Facebook and Apple were the big winners in the second connected era beginning in 2007. This period connected people to people, with Twitter and LinkedIn also taking off.
A few years ago we entered the third connected era, which has four major components: data connected to data (machine learning and AI); things connected to things (Internet of Things); new ways for people to connect over voice, such as Alexa; and 5G mobile technology, which he says will upend business.
“All these things are really good, but there is also a downside when technology is unleashed. And that downside is a lack of trust, closed-mindedness, blaming the other, and the rising of inequality.” – Rishad Tobaccowala
Tobaccowala, author of Restoring the Soul of Business: Staying Human in the Age of Data, recalls a February 2017 talk he gave to Facebook executives, that they would come to recognize that the technology they’d used for advertising was the same technology that weaponized politics.
“These technologies are optimized to engage people and it works very well for advertising and politics and to basically separate content creation from content monetizing,” he says.
“For years I told the press and they didn’t take me seriously. I said, ‘Marketers want audience. They don’t want to underwrite content,’ and that’s exactly what happened.”
The 2016 election cycle and the tenor that has followed are changing the dynamic for marketers who want to take back control. Burned by programmatic advertising that placed their ads on Breitbart and Infowars, they are increasingly looking to do large direct buys with publishers and other owners of high-quality content.
For example, brand managers may be more likely to buy a specific YouTube channel, not the entire network, opting to pay a premium for content they deem worthy. “Because remember, a lot of this ecosystem was also set up by massive industries including bots that separated marketers from their money,” says Tobaccowala. “If you pay really cheaply it’s probably a diseased pig.”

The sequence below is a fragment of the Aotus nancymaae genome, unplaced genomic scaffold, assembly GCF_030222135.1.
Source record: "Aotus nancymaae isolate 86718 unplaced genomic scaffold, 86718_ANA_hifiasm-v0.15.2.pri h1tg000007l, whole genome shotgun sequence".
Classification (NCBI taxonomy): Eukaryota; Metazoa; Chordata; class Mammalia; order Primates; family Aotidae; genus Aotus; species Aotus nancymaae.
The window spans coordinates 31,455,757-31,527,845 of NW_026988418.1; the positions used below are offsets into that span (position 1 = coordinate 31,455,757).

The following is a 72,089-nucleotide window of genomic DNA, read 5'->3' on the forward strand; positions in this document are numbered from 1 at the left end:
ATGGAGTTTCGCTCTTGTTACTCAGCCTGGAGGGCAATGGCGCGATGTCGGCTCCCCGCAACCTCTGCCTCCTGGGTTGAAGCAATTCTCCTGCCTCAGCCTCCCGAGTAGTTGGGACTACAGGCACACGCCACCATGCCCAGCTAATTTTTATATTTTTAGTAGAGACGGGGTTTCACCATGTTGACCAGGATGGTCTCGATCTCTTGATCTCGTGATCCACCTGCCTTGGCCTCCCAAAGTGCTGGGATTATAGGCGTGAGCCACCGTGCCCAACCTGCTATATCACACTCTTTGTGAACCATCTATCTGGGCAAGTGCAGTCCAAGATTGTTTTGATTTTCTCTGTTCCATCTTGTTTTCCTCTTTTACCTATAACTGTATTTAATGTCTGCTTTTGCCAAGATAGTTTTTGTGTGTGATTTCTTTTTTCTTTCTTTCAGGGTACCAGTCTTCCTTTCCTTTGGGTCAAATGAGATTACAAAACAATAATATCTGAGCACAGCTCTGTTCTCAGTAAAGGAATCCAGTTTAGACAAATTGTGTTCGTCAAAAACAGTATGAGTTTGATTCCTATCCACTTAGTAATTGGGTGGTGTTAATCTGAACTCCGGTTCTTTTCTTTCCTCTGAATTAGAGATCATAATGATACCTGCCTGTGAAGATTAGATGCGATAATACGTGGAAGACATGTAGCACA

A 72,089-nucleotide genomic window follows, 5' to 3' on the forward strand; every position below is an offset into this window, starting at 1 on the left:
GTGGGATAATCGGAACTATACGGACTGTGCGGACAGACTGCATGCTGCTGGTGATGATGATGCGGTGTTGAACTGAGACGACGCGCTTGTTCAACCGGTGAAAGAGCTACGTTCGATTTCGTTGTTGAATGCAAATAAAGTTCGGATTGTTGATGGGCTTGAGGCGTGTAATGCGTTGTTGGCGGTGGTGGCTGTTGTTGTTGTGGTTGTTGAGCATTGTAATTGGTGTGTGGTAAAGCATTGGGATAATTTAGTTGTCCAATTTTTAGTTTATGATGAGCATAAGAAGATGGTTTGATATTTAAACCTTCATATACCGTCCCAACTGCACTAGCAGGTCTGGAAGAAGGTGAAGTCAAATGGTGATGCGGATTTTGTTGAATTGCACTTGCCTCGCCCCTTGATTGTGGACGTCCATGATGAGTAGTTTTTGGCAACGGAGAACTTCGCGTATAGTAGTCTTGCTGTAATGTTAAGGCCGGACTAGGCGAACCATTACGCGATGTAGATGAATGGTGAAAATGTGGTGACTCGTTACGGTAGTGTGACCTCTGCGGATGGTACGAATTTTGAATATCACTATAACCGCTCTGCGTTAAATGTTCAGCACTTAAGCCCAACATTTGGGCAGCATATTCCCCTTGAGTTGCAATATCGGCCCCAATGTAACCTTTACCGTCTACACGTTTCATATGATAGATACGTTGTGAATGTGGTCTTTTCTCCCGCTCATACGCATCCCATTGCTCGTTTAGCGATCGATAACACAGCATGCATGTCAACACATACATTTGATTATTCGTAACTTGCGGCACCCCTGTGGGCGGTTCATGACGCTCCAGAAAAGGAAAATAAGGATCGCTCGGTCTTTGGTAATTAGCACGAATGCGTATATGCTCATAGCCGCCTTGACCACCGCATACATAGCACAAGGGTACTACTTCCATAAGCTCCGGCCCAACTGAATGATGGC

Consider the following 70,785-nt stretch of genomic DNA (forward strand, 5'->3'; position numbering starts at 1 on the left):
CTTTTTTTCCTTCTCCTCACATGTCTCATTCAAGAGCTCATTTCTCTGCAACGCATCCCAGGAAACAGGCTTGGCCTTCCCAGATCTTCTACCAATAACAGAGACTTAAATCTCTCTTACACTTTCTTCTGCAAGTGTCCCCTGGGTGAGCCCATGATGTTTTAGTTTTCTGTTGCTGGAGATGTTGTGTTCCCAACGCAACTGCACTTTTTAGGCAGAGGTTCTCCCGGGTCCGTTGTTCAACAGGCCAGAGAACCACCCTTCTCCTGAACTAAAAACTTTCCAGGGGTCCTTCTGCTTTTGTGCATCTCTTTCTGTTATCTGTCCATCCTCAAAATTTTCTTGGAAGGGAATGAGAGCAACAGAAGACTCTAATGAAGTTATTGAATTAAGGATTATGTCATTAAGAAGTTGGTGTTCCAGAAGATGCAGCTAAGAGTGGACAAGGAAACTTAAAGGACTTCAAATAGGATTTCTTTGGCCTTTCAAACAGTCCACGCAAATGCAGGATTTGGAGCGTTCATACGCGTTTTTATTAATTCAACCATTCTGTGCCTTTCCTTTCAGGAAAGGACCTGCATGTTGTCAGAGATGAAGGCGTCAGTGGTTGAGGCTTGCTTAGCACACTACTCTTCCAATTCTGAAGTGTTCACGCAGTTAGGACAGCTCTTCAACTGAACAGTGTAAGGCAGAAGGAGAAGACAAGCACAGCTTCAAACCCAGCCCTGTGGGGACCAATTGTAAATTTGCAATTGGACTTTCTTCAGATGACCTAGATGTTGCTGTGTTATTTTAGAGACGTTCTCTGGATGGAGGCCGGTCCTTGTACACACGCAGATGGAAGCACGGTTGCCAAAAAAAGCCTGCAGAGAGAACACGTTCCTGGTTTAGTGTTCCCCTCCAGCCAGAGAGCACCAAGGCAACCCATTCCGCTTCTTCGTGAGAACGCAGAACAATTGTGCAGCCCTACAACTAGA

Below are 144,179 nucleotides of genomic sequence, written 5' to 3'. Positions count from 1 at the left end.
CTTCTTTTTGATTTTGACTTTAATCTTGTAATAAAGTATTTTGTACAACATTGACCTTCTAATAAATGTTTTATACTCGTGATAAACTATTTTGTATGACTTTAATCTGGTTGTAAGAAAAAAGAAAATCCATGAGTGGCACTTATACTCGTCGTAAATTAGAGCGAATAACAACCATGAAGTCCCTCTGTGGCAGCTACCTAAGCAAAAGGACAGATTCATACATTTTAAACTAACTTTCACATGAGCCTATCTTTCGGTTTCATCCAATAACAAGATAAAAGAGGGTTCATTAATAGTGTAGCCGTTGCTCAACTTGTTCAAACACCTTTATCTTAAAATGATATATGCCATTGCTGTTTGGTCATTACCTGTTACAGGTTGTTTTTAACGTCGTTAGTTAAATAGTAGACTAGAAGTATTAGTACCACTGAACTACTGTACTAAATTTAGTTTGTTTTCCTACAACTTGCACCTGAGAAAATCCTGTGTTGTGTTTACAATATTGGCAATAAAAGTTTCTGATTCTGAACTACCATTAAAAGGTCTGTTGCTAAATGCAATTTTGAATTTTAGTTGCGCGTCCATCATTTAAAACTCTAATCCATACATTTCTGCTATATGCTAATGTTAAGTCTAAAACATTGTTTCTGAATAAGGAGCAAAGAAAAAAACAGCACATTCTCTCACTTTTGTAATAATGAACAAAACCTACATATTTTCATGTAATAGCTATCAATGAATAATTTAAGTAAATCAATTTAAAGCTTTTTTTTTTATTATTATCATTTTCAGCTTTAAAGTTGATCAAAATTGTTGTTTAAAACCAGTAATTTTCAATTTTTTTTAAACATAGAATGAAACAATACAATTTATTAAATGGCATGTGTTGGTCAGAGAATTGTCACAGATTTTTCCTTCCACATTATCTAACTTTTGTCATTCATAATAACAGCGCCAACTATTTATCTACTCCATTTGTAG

This isn’t to say that marketers should forego Facebook and Google ads; rather, when doing business with them, it’s important to ask questions about data sharing, safety and measurement. Partnering with other marketers to create first-party audiences and experiences, while spending with other publishers, will keep brands from being held hostage by the giants.
“I would look at the Notre Dame article in NYT (Notre Dame came closer to collapsing than most people knew) to see the future of advertising,” he says of the Time’s July 18 exclusive on how the cathedral was saved from April’s fire. “Multimedia storytelling on screens is the future.”
During a recent read, three horizontal ads served judiciously as section breaks in the article, which features large-scale photography, animated infographics and user-generated video interspersed with text.
For his part, Battelle will monitor digital commerce and citizenship for the foreseeable future.
“Brands need to think about all possible interpretations and scenarios that might come from either their own collection of data, and/or their use of data peddled by platforms like Facebook,” he says. “The best way to protect their own interests is to seek permissions from consumers for using their data, as well as to educate their consumers on the value they receive, as well as on how that data is used and protected. And yes, I think these practices will necessarily conform into some kind of ‘consumer bill of rights’ around brands’ data use.”
Image via Jefferson Online